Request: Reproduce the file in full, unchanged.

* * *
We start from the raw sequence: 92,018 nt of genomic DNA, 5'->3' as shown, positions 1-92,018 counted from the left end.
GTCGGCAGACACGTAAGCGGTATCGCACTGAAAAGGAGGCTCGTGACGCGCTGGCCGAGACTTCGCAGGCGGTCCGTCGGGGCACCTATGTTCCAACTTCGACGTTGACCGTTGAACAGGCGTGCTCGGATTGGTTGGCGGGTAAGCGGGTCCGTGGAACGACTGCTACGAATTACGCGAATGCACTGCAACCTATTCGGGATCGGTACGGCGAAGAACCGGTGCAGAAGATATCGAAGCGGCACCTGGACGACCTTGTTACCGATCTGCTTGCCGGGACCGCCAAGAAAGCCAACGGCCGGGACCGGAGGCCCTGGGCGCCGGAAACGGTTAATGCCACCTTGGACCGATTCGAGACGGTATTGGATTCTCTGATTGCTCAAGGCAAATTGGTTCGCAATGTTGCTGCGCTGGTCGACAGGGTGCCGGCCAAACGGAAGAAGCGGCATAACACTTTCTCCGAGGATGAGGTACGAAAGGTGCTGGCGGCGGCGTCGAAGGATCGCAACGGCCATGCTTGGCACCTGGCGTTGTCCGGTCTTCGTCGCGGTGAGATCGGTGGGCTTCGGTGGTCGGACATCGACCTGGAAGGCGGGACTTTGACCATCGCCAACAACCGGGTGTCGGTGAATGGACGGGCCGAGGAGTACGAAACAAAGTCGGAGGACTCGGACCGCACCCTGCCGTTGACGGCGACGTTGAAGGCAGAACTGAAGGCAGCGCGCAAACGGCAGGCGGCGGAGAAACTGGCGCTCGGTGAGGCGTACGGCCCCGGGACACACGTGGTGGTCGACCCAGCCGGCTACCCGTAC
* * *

We start from the raw sequence: 92,018 nt of genomic DNA, 5'->3' as shown, positions 1-92,018 counted from the left end.
GTCGGCAGACACGTAAGCGGTATCGCACTGAAAAGGAGGCTCGTGACGCGCTGGCCGAGACTTCGCAGGCGGTCCGTCGGGGCACCTATGTTCCAACTTCGACGTTGACCGTTGAACAGGCGTGCTCGGATTGGTTGGCGGGTAAGCGGGTCCGTGGAACGACTGCTACGAATTACGCGAATGCACTGCAACCTATTCGGGATCGGTACGGCGAAGAACCGGTGCAGAAGATATCGAAGCGGCACCTGGACGACCTTGTTACCGATCTGCTTGCCGGGACCGCCAAGAAAGCCAACGGCCGGGACCGGAGGCCCTGGGCGCCGGAAACGGTTAATGCCACCTTGGACCGATTCGAGACGGTATTGGATTCTCTGATTGCTCAAGGCAAATTGGTTCGCAATGTTGCTGCGCTGGTCGACAGGGTGCCGGCCAAACGGAAGAAGCGGCATAACACTTTCTCCGAGGATGAGGTACGAAAGGTGCTGGCGGCGGCGTCGAAGGATCGCAACGGCCATGCTTGGCACCTGGCGTTGTCCGGTCTTCGTCGCGGTGAGATCGGTGGGCTTCGGTGGTCGGACATCGACCTGGAAGGCGGGACTTTGACCATCGCCAACAACCGGGTGTCGGTGAATGGACGGGCCGAGGAGTACGAAACAAAGTCGGAGGACTCGGACCGCACCCTGCCGTTGACGGCGACGTTGAAGGCAGAACTGAAGGCAGCGCGCAAACGGCAGGCGGCGGAGAAACTGGCGCTCGGTGAGGCGTACGGCCCCGGGACACACGTGGTGGTCGACCCAGCCGGCTACCCGTAC